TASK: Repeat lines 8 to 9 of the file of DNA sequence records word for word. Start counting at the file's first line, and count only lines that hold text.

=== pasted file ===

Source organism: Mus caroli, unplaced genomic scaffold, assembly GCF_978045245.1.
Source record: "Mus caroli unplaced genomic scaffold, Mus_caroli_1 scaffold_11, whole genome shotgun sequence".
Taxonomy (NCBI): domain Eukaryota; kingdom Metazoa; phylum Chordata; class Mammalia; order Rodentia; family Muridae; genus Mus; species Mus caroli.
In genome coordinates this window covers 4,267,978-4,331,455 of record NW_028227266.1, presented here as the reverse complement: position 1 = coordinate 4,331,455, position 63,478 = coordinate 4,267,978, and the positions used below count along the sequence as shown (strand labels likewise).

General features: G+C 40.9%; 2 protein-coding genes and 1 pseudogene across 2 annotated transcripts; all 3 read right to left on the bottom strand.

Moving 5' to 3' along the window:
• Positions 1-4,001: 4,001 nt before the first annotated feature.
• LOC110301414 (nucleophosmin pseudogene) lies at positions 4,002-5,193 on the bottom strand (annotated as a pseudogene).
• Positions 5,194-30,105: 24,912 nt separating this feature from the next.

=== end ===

• LOC110301414 (nucleophosmin pseudogene) lies at positions 4,002-5,193 on the bottom strand (annotated as a pseudogene).
• Positions 5,194-30,105: 24,912 nt separating this feature from the next.